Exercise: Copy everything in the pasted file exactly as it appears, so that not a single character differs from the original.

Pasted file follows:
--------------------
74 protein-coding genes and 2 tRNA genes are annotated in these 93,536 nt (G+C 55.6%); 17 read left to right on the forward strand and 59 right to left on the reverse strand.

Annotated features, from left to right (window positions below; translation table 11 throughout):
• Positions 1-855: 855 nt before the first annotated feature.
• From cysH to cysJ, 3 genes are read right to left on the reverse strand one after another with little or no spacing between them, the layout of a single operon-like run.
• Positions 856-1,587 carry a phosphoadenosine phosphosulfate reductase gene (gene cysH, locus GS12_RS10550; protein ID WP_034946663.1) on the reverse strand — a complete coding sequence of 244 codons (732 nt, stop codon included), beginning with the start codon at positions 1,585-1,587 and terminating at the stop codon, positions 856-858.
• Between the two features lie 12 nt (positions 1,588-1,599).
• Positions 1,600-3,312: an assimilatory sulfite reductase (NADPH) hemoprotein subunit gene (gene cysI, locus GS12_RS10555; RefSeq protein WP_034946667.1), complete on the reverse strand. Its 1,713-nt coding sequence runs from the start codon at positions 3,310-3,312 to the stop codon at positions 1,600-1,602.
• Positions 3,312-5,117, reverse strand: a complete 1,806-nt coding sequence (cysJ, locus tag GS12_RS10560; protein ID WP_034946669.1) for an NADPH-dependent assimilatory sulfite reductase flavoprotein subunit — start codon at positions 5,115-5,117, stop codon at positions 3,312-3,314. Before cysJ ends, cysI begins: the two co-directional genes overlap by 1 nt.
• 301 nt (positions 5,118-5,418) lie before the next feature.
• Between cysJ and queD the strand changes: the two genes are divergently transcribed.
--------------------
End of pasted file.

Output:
74 protein-coding genes and 2 tRNA genes are annotated in these 93,536 nt (G+C 55.6%); 17 read left to right on the forward strand and 59 right to left on the reverse strand.

Annotated features, from left to right (window positions below; translation table 11 throughout):
• Positions 1-855: 855 nt before the first annotated feature.
• From cysH to cysJ, 3 genes are read right to left on the reverse strand one after another with little or no spacing between them, the layout of a single operon-like run.
• Positions 856-1,587 carry a phosphoadenosine phosphosulfate reductase gene (gene cysH, locus GS12_RS10550; protein ID WP_034946663.1) on the reverse strand — a complete coding sequence of 244 codons (732 nt, stop codon included), beginning with the start codon at positions 1,585-1,587 and terminating at the stop codon, positions 856-858.
• Between the two features lie 12 nt (positions 1,588-1,599).
• Positions 1,600-3,312: an assimilatory sulfite reductase (NADPH) hemoprotein subunit gene (gene cysI, locus GS12_RS10555; RefSeq protein WP_034946667.1), complete on the reverse strand. Its 1,713-nt coding sequence runs from the start codon at positions 3,310-3,312 to the stop codon at positions 1,600-1,602.
• Positions 3,312-5,117, reverse strand: a complete 1,806-nt coding sequence (cysJ, locus tag GS12_RS10560; protein ID WP_034946669.1) for an NADPH-dependent assimilatory sulfite reductase flavoprotein subunit — start codon at positions 5,115-5,117, stop codon at positions 3,312-3,314. Before cysJ ends, cysI begins: the two co-directional genes overlap by 1 nt.
• 301 nt (positions 5,118-5,418) lie before the next feature.
• Between cysJ and queD the strand changes: the two genes are divergently transcribed.